'Hunger Games' studio Lionsgate to buy Starz for $4.4 bn

(L-R) Executive Producer Ronald D. Moore, actors Caitrona Balfe and Sam Heughan, and author Diana Gabaldon on stage during the Starz section at the 2016 TV Critics Association Winter Tour in Pasadena, California on January 8, 2016 (AFP Photo/Frederick M. Brown) (Getty/AFP/File)

New York (AFP) - Lionsgate, the Hollywood studio known for its "Hunger Games" film franchise, said Thursday it reached a deal to buy the Starz pay television group for $4.4 billion.

The deal, rumored for several weeks, cements the standing of Lionsgate as a major Hollywood player and gives it broader global reach with Starz, which operates premium television channels in the United States and globally.

"The combination of Lionsgate and Starz brings significant scale to our portfolio of content and distribution assets and will enable us to compete successfully in today's rapidly evolving global entertainment marketplace," said Lionsgate chairman Mark Rachesky.

The tie-up comes with the media-entertainment world hit by the growing influence of online services such as Netflix and Amazon, which have created a market for on-demand television and are now moving into feature films.

Starz earlier this year launched a standalone online channel which does not require a cable or satellite subscription, helping it compete with rivals like HBO and Showtime.

There are some 56 million subscribers of Starz and its sister brand Encore.

The combined company will include a 16,000-title film and television library and what is described as "the largest independent television business in the world," with 87 original series on 42 US networks. The combined revenues of the group would be some $4 billion.

The feature film business has generated over $7 billion at the global box office over the past four years with its "Hunger Games" films as well as others such as the "Divergent" franchise, "Now You See Me" and others.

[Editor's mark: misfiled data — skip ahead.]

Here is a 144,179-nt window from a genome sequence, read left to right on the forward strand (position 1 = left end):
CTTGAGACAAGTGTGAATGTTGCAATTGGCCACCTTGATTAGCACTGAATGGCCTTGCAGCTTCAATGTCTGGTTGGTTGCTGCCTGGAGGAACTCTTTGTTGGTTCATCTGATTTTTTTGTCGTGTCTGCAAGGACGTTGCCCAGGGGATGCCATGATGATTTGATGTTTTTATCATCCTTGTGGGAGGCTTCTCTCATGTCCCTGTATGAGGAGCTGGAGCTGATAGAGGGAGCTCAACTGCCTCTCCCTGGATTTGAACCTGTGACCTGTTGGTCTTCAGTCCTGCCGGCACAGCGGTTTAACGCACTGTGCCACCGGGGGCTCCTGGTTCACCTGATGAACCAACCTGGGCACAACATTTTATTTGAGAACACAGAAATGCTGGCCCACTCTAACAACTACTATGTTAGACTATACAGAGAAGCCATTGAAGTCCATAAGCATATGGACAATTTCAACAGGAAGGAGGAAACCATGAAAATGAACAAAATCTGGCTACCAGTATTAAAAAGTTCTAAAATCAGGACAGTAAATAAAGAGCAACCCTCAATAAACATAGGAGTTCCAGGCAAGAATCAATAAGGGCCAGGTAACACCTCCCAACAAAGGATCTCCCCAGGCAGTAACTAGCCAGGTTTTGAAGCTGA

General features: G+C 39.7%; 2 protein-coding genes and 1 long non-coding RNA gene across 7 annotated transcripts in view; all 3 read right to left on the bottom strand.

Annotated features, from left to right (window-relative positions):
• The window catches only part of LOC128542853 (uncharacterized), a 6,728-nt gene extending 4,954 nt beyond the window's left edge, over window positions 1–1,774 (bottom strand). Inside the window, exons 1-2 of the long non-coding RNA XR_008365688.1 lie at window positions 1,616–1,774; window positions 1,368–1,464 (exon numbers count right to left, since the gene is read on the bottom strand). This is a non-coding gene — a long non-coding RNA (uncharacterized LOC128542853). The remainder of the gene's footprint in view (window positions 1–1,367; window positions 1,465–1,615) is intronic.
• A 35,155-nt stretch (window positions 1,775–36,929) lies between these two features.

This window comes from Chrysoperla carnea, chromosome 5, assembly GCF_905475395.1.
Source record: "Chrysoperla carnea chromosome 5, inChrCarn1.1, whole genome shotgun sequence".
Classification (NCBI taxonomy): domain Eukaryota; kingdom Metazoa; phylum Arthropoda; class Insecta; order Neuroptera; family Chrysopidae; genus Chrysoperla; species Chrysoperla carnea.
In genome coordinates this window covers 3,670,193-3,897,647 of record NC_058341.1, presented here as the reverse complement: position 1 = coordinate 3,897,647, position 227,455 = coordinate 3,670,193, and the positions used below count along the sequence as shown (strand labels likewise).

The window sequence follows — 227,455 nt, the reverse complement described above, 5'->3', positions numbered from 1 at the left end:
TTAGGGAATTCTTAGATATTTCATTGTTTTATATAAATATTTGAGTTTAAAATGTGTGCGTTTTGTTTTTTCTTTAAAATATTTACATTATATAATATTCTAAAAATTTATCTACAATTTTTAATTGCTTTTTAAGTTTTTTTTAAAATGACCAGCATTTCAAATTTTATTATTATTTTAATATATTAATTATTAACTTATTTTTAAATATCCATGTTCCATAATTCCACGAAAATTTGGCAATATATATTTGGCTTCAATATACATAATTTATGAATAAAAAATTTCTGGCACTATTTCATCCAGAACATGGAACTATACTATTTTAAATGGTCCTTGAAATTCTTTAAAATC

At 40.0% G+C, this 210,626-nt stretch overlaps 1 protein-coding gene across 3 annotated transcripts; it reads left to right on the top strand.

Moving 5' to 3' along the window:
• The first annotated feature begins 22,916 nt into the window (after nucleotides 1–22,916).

Lionsgate also produced hit television programs include the Netflix series "Orange is the New Black," the hit series "Mad Men" and the "dramedy" series "Casual" on Hulu.

Starz also produces its own programs such as the dramas "Outlander" and "Black Sails."

- Reaching 'multiple platforms' -

"This transaction unites two companies with strong brands, complementary assets and leading positions within our industry," said Lionsgate chief executive Jon Feltheimer and vice chairman Michael Burns in a statement.

They added that they expect the deal to "generate significant synergies and create a whole that is greater than the sum of its parts."

Starz chairman Greg Maffei said the combination will form "an entertainment powerhouse with a world-renowned studio that produces blockbuster movies and channels with must-have programming that will be able to capitalize on content opportunities across multiple platforms."

Starz is controlled by cable TV billionaire John Malone, who manages a range of media operations through his huge Liberty Media holding company.

Malone also has a stake in Lionsgate and sits on the board of the company, which was formed in Vancouver, Canada, in 1997 and now has its headquarters in Santa Monica, California.